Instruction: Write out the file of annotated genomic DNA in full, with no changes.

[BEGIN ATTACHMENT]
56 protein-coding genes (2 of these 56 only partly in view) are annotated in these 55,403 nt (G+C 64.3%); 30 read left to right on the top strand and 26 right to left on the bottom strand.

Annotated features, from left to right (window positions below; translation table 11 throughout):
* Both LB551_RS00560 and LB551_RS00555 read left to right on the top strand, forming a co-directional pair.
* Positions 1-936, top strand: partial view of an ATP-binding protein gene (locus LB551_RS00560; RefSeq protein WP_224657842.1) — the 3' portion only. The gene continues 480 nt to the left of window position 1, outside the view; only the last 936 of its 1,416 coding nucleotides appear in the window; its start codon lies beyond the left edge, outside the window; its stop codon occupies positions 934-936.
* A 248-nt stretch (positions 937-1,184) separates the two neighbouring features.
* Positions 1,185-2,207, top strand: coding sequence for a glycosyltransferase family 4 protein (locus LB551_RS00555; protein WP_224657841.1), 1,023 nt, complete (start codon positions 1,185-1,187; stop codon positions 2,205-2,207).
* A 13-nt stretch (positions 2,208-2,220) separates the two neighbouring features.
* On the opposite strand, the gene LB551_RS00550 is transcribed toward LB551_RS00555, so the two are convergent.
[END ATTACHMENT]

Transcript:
56 protein-coding genes (2 of these 56 only partly in view) are annotated in these 55,403 nt (G+C 64.3%); 30 read left to right on the top strand and 26 right to left on the bottom strand.

Annotated features, from left to right (window positions below; translation table 11 throughout):
* Both LB551_RS00560 and LB551_RS00555 read left to right on the top strand, forming a co-directional pair.
* Positions 1-936, top strand: partial view of an ATP-binding protein gene (locus LB551_RS00560; RefSeq protein WP_224657842.1) — the 3' portion only. The gene continues 480 nt to the left of window position 1, outside the view; only the last 936 of its 1,416 coding nucleotides appear in the window; its start codon lies beyond the left edge, outside the window; its stop codon occupies positions 934-936.
* A 248-nt stretch (positions 937-1,184) separates the two neighbouring features.
* Positions 1,185-2,207, top strand: coding sequence for a glycosyltransferase family 4 protein (locus LB551_RS00555; protein WP_224657841.1), 1,023 nt, complete (start codon positions 1,185-1,187; stop codon positions 2,205-2,207).
* A 13-nt stretch (positions 2,208-2,220) separates the two neighbouring features.
* On the opposite strand, the gene LB551_RS00550 is transcribed toward LB551_RS00555, so the two are convergent.